Drowning Shamrock | Off Color Brewing
March brings many things. The hope for better, nicer weather. Baseball spring training. March Madness. Irish red ales and Irish stouts. And the dreaded green. It absolutely overtakes the month of March, being dumped into libations at an exceeding rate. Joining that aspect of March (and late February as it were) is the always anticipated Shamrock Shake from McDonald’s. I know because my former roommate Dennis Lee (Fart Sandwich on Twitter, writer for The Takeout and his Food Is Stupid substack) couldn’t get enough of them when released. (Update: Still at it!) Him being lactose intolerant made for quite an aromatic month in the apartment! Off Color decided to wade into the Shamrock Shake craze this year with their Drowning Shamrock (and not Beer For St. Paddy’s Day).
Except Off Color has already released this beer. Being a once-or-twice a year Shamrock Shake consumer, I’m kind of miffed that I don’t remember this beer the first time at all. Then I realized why. Off Color released it 3 years ago, which would coincide with March 2020. That was when the world went to shit due to the pandemic. Blarg. In any case, I’m glad Off Color decided to bring it back.
Drowning Shamrock presumably features Off Color’s Myshka serf stout as its base. To attempt to get the Shamrock Shake flavors in the beer just right, John Laffler and Dave Bleitner went through a local McDonald’s drive through and cleared them out of the shake. Kidding! They added vanilla, lactose, and mint along with “noble motives.” So it’s a serf milk stout. And Mousetrap taproom-only; no distribution.
Drowning Shamrock pours a caramel brown color with about two fingers of big bubbled khaki head. It does not pour green in any way which leads me to expectations on this beer. If you’re expecting anything even remotely close to McDonald’s Shamrock Shake you’ll be disappointed. It’s a beer first and foremost. That being said, you can’t see through it and it features crimson highlights, making it look more like a barleywine than anything else. The head rests at about a finger atop the beer.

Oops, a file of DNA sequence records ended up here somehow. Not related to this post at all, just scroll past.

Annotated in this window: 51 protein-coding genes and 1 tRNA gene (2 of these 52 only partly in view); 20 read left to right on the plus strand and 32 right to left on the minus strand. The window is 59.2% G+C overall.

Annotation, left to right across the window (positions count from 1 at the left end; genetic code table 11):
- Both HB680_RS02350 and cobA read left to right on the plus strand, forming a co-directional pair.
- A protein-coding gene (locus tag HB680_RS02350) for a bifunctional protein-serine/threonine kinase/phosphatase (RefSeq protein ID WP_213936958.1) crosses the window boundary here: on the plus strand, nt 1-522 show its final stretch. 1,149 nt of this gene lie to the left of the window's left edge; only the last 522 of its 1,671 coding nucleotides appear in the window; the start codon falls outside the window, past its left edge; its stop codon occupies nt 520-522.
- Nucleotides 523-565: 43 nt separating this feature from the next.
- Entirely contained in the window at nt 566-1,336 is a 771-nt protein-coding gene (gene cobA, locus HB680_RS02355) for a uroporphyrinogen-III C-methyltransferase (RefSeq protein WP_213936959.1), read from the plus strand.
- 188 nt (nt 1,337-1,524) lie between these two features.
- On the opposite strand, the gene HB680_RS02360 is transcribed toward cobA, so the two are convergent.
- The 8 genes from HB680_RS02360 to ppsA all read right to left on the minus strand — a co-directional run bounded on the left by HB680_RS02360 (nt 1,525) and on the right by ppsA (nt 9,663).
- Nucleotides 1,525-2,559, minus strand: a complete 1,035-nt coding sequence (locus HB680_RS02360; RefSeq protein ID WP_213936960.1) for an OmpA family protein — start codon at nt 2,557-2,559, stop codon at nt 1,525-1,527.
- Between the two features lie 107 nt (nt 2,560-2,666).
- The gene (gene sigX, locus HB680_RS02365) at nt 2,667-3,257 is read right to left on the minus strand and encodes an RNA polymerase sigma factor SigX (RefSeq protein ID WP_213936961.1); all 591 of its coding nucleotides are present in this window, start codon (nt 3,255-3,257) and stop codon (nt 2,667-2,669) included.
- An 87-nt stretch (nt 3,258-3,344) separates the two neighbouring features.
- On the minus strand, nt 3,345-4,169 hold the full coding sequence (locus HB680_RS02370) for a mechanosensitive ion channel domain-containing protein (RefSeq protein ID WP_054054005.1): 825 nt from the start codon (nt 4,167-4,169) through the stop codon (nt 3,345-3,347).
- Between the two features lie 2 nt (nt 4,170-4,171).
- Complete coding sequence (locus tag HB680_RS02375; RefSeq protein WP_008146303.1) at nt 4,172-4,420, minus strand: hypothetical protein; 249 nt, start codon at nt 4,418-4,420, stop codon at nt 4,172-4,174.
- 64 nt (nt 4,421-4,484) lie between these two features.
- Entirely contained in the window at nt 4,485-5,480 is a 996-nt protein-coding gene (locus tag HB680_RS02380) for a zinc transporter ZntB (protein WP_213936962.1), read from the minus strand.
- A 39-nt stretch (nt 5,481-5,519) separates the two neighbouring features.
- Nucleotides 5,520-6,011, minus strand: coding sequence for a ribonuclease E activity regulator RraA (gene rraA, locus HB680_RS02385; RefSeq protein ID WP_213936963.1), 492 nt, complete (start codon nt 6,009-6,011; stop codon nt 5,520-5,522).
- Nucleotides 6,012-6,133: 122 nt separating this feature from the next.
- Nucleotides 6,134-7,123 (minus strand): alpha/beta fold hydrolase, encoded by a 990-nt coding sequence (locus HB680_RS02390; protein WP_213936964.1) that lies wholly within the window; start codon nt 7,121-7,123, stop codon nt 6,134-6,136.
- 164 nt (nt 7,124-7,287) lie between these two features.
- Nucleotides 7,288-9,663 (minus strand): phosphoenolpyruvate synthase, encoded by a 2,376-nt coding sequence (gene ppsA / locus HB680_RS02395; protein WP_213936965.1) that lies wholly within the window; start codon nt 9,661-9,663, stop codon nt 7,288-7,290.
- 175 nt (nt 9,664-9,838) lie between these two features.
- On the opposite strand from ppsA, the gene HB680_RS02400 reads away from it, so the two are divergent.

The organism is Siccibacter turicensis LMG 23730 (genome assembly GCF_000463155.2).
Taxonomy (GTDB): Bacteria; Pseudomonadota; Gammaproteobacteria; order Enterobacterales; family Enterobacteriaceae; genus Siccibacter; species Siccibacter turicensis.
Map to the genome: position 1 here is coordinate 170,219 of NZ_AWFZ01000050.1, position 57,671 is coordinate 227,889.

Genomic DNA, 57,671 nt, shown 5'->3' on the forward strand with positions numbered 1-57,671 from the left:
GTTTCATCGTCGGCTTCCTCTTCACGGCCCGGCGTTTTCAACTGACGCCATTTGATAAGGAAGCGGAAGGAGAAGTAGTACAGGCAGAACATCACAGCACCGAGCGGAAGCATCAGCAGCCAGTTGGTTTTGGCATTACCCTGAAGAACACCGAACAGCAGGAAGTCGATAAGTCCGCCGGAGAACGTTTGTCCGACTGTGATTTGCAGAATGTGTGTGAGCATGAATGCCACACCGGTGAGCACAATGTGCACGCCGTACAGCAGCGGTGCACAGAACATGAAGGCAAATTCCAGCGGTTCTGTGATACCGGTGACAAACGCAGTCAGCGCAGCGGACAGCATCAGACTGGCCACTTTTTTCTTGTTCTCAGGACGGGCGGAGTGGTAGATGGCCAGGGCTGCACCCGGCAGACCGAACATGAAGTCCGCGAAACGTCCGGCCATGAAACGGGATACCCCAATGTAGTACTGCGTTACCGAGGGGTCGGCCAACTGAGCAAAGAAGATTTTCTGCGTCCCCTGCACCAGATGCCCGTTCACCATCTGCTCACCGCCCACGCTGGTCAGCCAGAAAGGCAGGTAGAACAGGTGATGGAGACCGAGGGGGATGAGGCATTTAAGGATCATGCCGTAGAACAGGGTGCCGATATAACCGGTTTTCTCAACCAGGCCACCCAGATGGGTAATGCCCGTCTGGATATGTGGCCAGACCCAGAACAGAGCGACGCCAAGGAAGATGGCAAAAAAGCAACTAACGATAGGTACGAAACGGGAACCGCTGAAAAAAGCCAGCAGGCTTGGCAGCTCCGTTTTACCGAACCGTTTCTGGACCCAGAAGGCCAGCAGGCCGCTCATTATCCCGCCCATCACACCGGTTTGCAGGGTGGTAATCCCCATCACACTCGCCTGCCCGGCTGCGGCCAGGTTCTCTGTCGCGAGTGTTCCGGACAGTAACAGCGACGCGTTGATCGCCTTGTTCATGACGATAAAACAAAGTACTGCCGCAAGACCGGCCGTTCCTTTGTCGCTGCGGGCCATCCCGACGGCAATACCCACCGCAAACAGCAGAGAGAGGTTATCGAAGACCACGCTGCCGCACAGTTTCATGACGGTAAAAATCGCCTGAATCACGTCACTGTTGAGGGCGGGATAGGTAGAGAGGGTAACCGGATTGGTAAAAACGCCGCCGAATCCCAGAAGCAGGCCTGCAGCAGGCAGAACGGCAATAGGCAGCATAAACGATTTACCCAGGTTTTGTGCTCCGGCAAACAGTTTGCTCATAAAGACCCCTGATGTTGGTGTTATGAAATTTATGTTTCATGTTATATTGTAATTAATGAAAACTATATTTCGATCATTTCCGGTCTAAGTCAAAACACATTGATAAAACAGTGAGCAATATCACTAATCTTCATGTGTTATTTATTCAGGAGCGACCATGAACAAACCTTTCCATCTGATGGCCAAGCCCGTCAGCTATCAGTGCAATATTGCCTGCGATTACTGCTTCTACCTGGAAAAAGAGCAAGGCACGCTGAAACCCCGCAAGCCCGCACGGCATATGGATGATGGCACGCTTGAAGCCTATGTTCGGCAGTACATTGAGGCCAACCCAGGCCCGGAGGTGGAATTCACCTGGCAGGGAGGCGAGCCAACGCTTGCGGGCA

Drowning Shamrock smells like an Irish dry stout right off the bat. A bit of malt and roast jump at you first followed by some chocolate (from the malt) and vanilla. The mint, however, seems to not be present. I’m not looking for a high mint aromatic level but some level of it would’ve been nice. So this basically smells like an Irish dry stout with some additional vanilla and (possibly) chocolate notes.
Drowning Shamrock’s main flavor comes in the form of chocolate. I’m not talking a brownie batter, cocoa powder, thick barrel-aged stout chocolate. It’s more of a chocolate dusting, with flavors peeking out every once in a while. Same goes for the vanilla, with a slight hint of it but never veering into marshmallow or frosting territory. Some roast character joins along for the flavor ride as well. Now to the elephant in the beer – the mint. It’s nowhere near Frango/Andes mints flavors. I liken what’s in Drowning Shamrock to mint essence. I didn’t really get that mint flavoring I’m used to but I did get a “cooling” sensation in my mouth. The mint lingers above the tongue, in your mouthspace. Refreshing!
Surprisingly, the 3.5% ABV serf stout has a little heft to it. It moves fast across the palate but remains full on the tongue. Light chocolate and vanilla notes hang around after the sip. All these things together make this an easy 4-pack purchase, as you could easily crush the whole thing in one March Madness game without question (or one stop on your St. Patrick’s Day pub crawl? I guess?).
But it ultimately comes down to expectation. If you’re expecting a Shamrock Shake clone, you’ll be disappointed and should look elsewhere. Go in expecting a light and sessionable beer with some nice chocolate, roast, and vanilla notes then you’ll be all in. Given that it’s a 3.5% ABV beer, I think Off Color pushed it as far as they could. At least they didn’t put actual shamrocks in it.